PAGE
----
The former Conservative Party leader said Erin O'Toole is a 'fantastic' choice for the party.
O'Toole was elected the leader of the opposition late on August 23, after issues with the election ballots.
Former leader Andrew Scheer said O'Toole is a good move for the party. Scheer is the Member of Parliament for Regina-Qu'Appelle.
"[O'Toole] is a smart, intelligent, hard working person, who has served our nation in the military," Scheer told The Morning Edition. "I've worked with him side by side for the past few years and I'm just thrilled that he was able to win last night."
Scheer said the conservative caucus is falling behind O'Toole and will do everything possible to have him be elected in the next federal election.
Premier Scott Moe joined in on the praise on social media. He tweeted out a congratulations and said he is looking forward to working with him to create a strong recovery for Canada's economy.
Scheer said it's important O'Toole was searching for common ground in the election and having the "big tent approach." He said O'Toole has made it clear that the Conservative Party will not reopen certain issues that divide the party.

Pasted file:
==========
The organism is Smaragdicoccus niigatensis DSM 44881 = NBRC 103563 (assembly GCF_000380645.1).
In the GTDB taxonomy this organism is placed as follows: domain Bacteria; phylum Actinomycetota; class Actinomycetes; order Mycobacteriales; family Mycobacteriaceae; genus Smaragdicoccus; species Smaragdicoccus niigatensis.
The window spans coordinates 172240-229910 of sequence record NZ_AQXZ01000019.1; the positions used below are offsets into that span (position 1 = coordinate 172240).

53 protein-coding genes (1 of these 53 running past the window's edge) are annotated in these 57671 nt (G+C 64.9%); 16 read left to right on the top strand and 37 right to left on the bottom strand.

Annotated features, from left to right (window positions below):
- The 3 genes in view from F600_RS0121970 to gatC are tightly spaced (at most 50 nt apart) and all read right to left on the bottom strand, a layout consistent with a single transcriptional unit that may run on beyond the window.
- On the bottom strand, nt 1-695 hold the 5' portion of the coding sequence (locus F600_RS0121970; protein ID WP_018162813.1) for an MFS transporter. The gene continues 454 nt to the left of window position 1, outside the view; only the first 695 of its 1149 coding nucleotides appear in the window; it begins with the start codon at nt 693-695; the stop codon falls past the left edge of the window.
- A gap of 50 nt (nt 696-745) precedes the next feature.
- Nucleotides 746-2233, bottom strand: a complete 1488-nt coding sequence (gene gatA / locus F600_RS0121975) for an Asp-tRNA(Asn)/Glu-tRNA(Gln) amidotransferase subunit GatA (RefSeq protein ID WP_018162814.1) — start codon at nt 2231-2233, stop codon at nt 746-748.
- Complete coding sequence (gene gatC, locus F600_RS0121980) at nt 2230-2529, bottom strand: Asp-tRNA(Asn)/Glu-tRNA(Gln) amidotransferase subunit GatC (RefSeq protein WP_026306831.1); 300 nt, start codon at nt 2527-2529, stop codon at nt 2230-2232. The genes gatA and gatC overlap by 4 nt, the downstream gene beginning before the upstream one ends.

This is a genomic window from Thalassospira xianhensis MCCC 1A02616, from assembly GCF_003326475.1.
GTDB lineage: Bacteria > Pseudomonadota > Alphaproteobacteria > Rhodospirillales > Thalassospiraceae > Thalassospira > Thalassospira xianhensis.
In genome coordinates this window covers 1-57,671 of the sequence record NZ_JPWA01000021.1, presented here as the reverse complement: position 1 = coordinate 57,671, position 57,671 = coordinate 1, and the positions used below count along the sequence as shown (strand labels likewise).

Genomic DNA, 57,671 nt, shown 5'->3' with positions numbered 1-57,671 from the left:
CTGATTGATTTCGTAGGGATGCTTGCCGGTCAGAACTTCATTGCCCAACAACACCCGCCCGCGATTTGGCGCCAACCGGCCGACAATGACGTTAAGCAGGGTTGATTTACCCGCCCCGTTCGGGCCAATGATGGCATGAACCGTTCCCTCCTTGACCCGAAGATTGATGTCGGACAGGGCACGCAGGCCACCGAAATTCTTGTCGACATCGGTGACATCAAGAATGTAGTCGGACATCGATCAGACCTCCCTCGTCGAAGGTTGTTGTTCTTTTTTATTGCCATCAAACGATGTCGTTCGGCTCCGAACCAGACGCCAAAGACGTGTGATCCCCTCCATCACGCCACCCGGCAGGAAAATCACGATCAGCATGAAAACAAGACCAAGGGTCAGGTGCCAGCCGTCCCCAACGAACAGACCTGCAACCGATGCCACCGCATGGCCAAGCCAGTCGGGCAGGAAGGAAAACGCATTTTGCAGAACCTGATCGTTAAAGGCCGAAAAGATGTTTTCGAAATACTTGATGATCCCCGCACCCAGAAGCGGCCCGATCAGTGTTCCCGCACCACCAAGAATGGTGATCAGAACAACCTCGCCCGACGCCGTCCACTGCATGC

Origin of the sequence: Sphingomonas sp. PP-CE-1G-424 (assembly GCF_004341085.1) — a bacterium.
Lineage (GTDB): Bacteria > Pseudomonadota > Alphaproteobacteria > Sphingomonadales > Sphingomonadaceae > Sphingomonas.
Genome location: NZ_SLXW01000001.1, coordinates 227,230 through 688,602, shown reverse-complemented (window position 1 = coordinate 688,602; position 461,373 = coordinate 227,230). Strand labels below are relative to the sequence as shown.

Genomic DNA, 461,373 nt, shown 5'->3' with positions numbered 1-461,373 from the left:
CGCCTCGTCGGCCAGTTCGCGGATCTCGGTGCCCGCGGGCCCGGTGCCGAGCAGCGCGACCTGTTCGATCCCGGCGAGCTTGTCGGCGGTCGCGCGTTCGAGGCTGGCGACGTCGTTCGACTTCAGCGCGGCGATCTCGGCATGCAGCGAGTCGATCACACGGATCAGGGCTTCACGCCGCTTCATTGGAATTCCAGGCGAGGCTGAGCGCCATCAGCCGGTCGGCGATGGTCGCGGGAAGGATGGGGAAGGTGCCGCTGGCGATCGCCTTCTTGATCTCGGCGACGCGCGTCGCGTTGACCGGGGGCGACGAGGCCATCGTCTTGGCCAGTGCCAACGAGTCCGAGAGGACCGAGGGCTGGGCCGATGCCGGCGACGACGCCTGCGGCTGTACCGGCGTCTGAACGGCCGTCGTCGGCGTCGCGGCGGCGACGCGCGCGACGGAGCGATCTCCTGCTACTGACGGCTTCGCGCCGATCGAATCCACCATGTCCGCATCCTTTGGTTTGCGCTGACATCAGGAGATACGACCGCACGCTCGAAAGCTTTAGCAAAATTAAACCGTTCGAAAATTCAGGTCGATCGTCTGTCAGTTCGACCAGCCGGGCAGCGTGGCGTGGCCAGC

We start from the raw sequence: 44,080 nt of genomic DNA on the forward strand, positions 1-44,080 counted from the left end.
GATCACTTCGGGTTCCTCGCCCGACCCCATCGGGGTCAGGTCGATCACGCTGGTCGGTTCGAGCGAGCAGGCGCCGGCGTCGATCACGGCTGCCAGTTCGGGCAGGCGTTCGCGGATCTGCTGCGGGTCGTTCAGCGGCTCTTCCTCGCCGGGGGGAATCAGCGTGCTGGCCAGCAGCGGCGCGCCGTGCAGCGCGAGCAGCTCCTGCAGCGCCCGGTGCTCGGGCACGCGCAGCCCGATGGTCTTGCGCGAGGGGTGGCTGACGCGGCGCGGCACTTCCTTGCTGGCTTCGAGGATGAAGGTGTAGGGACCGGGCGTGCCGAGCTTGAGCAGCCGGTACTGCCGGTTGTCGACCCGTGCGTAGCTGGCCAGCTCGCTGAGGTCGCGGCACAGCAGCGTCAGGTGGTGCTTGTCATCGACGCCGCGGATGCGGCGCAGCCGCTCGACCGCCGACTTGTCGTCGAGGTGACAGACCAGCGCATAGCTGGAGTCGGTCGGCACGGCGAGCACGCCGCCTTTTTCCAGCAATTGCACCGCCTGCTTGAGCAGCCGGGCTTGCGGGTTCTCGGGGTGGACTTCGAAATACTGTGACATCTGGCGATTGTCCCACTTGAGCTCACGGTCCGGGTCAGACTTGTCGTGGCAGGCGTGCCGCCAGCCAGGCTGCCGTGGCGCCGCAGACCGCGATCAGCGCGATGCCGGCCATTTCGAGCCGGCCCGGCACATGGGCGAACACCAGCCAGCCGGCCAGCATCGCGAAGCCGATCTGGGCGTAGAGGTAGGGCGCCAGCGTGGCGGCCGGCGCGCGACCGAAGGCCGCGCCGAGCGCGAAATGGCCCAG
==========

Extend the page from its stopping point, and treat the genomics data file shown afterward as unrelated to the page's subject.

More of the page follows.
"In order to lead a party like the Conservative Party, you have to constantly be looking for that common ground," Scheer said.
"Clearly, Erin was able to demonstrate a message where every kind of conservative felt included," Scheer said. "He was obviously able to do that in a more effective way than the other candidates."
Scheer said O'Toole did that by having an environmental message, jobs plan, military plan and a small suite of policies to appeal to a broad base.
Scheer is spending the summer reconnecting with his riding and will run again in the next federal election, he said.
Scheer says don't take 'media narrative' as fact
Scheer said he told people in his outgoing speech to not take the media narrative as fact. Instead he said people should check and double check what they read and see.
"This was clearly a different perspective between any of the mainstream media outlets and the issues they like to focus on," Scheer said. "Check and double check and not just take what they see on TV on the internet for granted."
Scheer instead told people in his speech to look at sites like The Post Millennial — which has been criticised for allegedly blurring the line between journalism and conservative 'pamphleteering.'
"My point was we in the conservative movement have to find new ways of getting our message out, making sure that there is that objective analysis."